Burrows screamed into his microphone link with the cameramen and the "switcher," the technical director. To Burrows's right sat cool, blond Beth Forcelledo, producer of the Regis Philbin Show, who came from Chicago last year to join KMOX-TV. Beth followed the shooting script, watched the red hand on the clock ticking off the seconds and advised Burrows.
"I don't feel that I am a different person. I don't know why people are in awe of me," Jeanne Carson said. Philbin had finished the clown bit. Now, chic, petite Joanne Carson, ex-wife of talk-show host Johnny Carson, was talking to Philbin. She was dressed in a flowing blue gown, the neckline plunging a bit; not too much. Joanne talked about her divorce . . . her West Coast television show . . . and reasserted her independence before Philbin brought comic Henny Youngman and his fiddle onto the show. Youngman had flown down from an engagement in Chicago. "I found a new birth control device," he cracked. "My wife takes off her makeup." The Moolah Shrine audience guffawed. "I once wanted to be an atheist," Youngman continued, "but I gave it up . . . they have no holidays." More haw, haw. "I call my wife Watergate; she bugs me." Haw, haw.
Next, Philbin brought on a prim, graying fellow named Bill Rankin who had written a book defending American women. Rankin, a former Marine jet pilot who had been around the world several times, indicated that he had done research to back up his book. Time ticked. "He's got to kiss it off . . ." Fred Burrows, the director, muttered into his microphone. Philbin ended the show with Joanne Carson getting "married" to the professional bachelor while Henny Youngman screeched his fiddle and a Moolah Shrine bagpiper from the audience squealed his bagpipes.
"Fifty-nine, forty-four," Beth Forcelledo sighed, indicating that that segment of Saturday Night in St. Louis was in the videotape machine 18 seconds short of an hour. Less than 15 minutes after taping this Saturday Night segment, Philbin, who had changed into another mod outfit, was back in Studio B to tape a 30-minute segment with Joanne Carson and Henny Youngman. This would be shown, Beth said, on a Friday night immediately after the 6 o'clock news.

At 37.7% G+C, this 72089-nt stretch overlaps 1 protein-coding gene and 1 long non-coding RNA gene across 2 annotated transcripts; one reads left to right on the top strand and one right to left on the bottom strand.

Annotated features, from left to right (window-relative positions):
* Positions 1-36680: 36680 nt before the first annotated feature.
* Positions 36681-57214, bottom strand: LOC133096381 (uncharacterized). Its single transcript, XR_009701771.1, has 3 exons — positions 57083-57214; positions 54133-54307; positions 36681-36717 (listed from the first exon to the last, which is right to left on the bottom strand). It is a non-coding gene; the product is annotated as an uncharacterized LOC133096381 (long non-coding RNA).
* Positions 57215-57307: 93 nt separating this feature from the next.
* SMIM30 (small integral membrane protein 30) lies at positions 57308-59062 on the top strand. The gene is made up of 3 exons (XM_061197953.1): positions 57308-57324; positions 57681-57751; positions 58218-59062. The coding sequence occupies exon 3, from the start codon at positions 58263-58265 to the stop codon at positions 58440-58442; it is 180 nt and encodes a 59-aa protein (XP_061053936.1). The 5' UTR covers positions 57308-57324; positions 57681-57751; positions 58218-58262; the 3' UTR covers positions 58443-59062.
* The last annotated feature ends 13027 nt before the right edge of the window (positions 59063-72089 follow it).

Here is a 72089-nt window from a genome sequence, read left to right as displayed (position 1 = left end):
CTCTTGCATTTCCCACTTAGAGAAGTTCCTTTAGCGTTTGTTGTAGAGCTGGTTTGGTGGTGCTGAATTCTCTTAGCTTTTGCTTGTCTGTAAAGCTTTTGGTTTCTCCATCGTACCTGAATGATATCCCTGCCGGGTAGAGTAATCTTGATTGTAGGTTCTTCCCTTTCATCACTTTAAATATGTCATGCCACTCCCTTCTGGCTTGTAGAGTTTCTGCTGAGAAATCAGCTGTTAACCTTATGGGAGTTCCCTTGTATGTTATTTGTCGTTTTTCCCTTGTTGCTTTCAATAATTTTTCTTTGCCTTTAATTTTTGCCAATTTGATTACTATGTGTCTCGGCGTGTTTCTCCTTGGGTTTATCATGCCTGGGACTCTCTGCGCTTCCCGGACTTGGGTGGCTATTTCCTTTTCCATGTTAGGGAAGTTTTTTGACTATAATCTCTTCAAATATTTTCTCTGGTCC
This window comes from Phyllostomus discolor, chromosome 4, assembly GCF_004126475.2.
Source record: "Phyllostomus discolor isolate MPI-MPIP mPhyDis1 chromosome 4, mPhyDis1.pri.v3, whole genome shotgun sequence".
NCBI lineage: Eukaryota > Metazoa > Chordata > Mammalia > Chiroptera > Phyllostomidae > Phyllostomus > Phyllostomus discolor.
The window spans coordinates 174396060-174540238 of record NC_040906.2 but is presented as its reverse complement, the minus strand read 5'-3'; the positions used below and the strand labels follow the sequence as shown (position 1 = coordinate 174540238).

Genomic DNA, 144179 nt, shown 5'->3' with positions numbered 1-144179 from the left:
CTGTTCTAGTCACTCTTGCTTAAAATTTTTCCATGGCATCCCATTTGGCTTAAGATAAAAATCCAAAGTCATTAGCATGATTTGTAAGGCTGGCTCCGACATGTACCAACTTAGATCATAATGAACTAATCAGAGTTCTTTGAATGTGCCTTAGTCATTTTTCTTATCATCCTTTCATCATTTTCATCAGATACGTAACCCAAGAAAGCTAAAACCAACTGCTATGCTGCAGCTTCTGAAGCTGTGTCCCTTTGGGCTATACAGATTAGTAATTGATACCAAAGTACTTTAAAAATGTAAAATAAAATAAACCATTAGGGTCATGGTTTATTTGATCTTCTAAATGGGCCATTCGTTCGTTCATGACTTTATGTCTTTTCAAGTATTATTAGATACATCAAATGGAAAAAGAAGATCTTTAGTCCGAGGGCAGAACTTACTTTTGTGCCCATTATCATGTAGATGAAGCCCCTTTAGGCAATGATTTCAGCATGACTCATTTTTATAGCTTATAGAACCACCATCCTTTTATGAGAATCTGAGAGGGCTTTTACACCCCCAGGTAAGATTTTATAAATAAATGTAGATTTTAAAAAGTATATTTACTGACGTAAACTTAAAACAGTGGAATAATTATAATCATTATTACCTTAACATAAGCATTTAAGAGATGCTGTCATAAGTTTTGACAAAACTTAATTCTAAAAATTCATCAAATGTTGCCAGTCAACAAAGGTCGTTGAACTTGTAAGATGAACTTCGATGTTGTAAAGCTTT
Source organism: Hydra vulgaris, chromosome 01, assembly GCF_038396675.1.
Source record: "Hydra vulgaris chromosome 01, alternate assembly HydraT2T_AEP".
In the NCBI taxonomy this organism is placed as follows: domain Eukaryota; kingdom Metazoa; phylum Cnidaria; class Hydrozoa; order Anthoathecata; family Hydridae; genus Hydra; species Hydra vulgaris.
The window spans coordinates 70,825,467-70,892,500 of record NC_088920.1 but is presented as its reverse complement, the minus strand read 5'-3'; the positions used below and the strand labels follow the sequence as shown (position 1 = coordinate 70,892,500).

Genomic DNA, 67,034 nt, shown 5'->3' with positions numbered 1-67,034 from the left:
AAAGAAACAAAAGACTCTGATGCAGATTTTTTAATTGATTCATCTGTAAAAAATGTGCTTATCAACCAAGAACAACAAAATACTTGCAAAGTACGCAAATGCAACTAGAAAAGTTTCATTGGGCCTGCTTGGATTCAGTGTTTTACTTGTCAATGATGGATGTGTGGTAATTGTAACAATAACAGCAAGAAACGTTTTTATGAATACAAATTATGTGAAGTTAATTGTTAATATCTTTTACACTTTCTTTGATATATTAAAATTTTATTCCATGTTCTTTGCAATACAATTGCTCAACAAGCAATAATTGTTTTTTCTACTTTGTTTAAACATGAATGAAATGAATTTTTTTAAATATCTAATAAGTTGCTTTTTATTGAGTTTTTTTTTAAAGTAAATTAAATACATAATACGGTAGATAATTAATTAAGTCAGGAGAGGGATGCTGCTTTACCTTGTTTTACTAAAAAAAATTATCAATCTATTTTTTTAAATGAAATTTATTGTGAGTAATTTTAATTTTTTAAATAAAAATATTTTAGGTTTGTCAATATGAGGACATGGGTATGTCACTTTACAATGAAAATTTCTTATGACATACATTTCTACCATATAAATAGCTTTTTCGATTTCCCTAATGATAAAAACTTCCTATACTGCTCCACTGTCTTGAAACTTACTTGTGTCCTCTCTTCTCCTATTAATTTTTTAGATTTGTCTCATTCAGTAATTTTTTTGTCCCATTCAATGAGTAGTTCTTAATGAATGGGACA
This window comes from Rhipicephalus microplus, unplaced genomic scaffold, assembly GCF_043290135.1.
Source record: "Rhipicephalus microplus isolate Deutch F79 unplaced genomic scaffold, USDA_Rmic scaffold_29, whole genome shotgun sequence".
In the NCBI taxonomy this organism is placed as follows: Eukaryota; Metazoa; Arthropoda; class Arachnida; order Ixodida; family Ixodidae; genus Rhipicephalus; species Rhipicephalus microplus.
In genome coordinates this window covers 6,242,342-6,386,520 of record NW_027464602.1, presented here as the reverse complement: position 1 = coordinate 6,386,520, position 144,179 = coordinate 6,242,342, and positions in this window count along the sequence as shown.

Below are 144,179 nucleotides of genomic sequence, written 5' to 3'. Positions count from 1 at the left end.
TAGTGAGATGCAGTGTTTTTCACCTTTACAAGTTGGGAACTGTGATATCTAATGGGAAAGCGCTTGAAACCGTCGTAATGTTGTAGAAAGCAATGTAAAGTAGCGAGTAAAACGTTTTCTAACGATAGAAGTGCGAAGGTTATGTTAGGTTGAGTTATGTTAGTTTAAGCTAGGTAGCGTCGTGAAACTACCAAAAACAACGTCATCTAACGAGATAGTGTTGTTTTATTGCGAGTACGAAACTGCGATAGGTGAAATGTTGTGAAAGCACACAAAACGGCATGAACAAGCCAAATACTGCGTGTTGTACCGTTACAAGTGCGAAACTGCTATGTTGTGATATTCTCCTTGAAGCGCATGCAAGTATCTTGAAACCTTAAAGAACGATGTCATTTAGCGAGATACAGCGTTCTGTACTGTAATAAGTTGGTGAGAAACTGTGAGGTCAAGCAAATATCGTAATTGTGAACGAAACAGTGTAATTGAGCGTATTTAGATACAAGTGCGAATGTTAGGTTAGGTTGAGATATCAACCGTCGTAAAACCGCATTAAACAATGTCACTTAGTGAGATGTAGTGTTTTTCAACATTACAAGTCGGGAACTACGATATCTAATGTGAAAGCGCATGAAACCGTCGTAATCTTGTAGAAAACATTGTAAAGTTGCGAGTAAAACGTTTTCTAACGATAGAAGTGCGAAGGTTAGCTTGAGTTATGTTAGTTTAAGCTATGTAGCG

Because that is prime time, the two personalities would receive $80 each. This is provided in the contract with American Federation of Television and Radio Artists (AFTRA). For the hour show, the ex-Mrs. Carson and Youngman each received $67. That show was aired at 12:35 o'clock on a Sunday morning . . . as Saturday Night in St. Louis.
"Viola is my Mrs. Miller," said Regis Philbin, nibbling a sliver of bacon. Now it was 11:45 a.m. Sunday high up in a revolving riverfront restaurant. Beyond, lay the nearby towers of the city; the distant northern squalor. No illusion here. Viola, he continued, is a St. Louis woman who shows up for just about every one of his local shows. Often he refers to her in the audience, as Jack Paar does to his Mrs. Miller.
Mrs. Miller was resurrected after Paar's 10-year absence from the national tube. Philbin forked into scrambled eggs and said he liked St. Louis . . . liked doing the show here. The response has been good, he said. He reminisced about those days when he was sidekick to Joey Bishop. A sidekick, a second banana, he implied, must watch his step; not anger the star.
But now Philbin is the star ... at least on regional television in St. Louis and Los Angeles.
Philbin began in television in the 1950s as a page in "the third balcony" of the "Tonight" show in New York City when Steve Allen was host. Ten years later, he replaced Allen on the old Westinghouse show on national television. Unlike entertainers such as Merv Griffin and Johnny Carson . . . Regis Philbin makes up his own questions and often "wings" the show . . . plays it by ear.
The ability to do this he attributes to his early days as a radio and television newsman. (Merv Griffin, one source said, reads his questions to guests from an "idiot card" off camera; Carson has a research staff that asks guests what they want to talk about.)
Durinq this particular weekend of taping, Philbin had interviewed Ann Miller, once one of the "giants at MGM" who lamented that she was now better known for a soup commercial on television. She hasn't danced a step, said Miss Miller, since she was struck by a boom last summer onstage at the Municipal Opera.
Ron Fields, handsome and nervous, stepped by the breakfast table to talk with Philbin. The voung man had been on the show taped the afternoon before . . . hypinq his book on his grandfather, W. C. Fields. ("Ah! A man who hates dogs and kids can't be all bad," W.C. once said, but young Fields announced that the old man really had a tender heart.)
Regis Philbin has been host of the Saturday Night in St. Louis show since last fall. His guests have included svelt physical fitness "freak" Debbie Drake, a behemoth Olympic wrestling champ from Iowa, Richard Dixon who looks like President Richard M. Nixon, doq psychologist Dr. Michael Fox of St. Louis and Spriggy, the razor-thin leader of the thin liberationists from New York City.
The list also includes author Jani Gardner and her advice-for-wives book: "If You Love Him, Bite Him . . ." The list is longer. Illusion . . . escapism . . . wish-fulfillment. Despite the uneven quality of his shows. Regis Philbin has cast a nice shadow of illusion over the reality of St. Louis on a Saturday night. As KMOX-TV official Chris Duffy said, "It's the only game in town . . ." At least after midnight on Channel 4 on a Saturday night.